Juilliard President Damian Woetzel’s flowery speech last week welcoming a packed audience to the Peter Jay Sharp Theater featured fulsome praise for William Christie, the evening’s conductor. Woetzel cited his great success in arousing popular interest in Early Music, but Christie wasn’t the movement’s only pioneer to appear last week, as Jordi Savall returned after several years’ absence to Carnegie Hall two nights earlier. 

Savall and Christie, 80 and 77 respectively, stand as the two senior masters whose recordings and appearances have done the most over the past decades to build a healthy local enthusiasm for pre-Classical music. Other prominent septuagenarians like Trevor Pinnock, Philippe Herreweghe, Ton Koopman and René Jacobs also wield impressive discographies, but they have performed far less regularly in the US.

Though unmentioned by Woetzel, Savall had also been an important fixture in the early days of Juilliard’s Historical Performance program. Christie’s presence as an artist-in-residence though continues; on Thursday he led four singers and Juilliard 415 in Handel’s striking early Italian oratorio Il Trionfo del Tempo e del Disinganno. 

For his Juilliard appearances over the years, Christie has returned often to the brilliant works Handel wrote his early 20s while in Italy. Nearly a decade ago, he first led Trionfo, followed in 2014 by Le Resurrezione, and then Aminta e Fillide in 2018.

Unlike Handel’s English oratorios, Trionfo features no dramatic action per se; it’s a philosophical debate about the transience of earthly beauty conducted by the allegorical figures of Beauty, Pleasure, Truth and Time. While the 2022 Trionfo frequently pleased, it struck me as the weakest of the four Christie-Handel-Juilliard concerts I’ve attended.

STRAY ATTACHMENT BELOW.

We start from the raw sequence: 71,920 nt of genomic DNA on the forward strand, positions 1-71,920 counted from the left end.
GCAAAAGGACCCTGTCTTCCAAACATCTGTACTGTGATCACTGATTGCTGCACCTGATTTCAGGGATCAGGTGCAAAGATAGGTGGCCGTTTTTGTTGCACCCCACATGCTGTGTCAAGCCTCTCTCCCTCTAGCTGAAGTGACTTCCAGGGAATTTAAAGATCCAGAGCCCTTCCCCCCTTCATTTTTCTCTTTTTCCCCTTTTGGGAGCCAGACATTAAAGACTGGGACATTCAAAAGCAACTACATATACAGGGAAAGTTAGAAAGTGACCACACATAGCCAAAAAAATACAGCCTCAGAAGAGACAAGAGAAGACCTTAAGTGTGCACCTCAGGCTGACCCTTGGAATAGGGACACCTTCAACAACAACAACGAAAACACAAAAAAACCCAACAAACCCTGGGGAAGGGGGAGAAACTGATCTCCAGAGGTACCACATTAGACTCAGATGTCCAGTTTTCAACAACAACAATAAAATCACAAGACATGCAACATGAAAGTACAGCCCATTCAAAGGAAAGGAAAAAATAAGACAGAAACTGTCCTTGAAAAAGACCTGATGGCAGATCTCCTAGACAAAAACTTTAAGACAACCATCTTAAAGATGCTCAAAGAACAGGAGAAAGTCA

I don’t recall if the Trionfo in 2012 contained cuts but this year’s edition dropped a number of da capo repeats which proved jarring. Occasionally indulging in exaggerated dynamics, Christie’s conducting also verged on the mannered with some numbers particularly slow and others quite fast.

Despite its yearly rotation of student instrumentalists, J415 remains a consistently strong period-instrument ensemble although Handel’s demanding wind writing again provoked some occasional oboe mishaps. The continuo band of Chelsea Bernstein (its eloquent cellist), John Stajduhar, Dusan Balarin and Suren Barry was particularly adept. 

Soloists from the Marcus Institute for Vocal Arts ranged from superb to miscast. Richard Pittsinger’s high tenor was challenged by Tempo’s wide-ranging music, his lowest notes nearly evaporating. His apparent discomfort perhaps led to his being the most score-bound. Maybe the role just wasn’t a good fit as his lively Damon is a pleasing feature of J415’s excerpts from Handel’s Acis and Galatea filmed without an audience last year.

Jasmin White’s first aria as Disinganno revealed an arresting mezzo and her coolly convincing arguments to Bellezza were consistently winning.  “Più non cura,” her lilting aria accompanied by a pair of recorders, beguiled.

Perusing the singers’s biographies on the way home, I was startled to learn that Libby Sokolowski, the Piacere, is a soprano! Her repertoire includes Pamina and Rosalinde in Die Fledermaus, but throughout the evening she sounded quite like a mezzo to me, unsurprising as her role has been sung by Cecilia Bartoli and Ann Hallenberg. Although she bravely tackled Piacere’s stiff challenges. I was rarely convinced baroque music is a good fit for her, and the abridgements of “Lascia la spina” and “Come numbo que fugge col vento” suggested others agreed.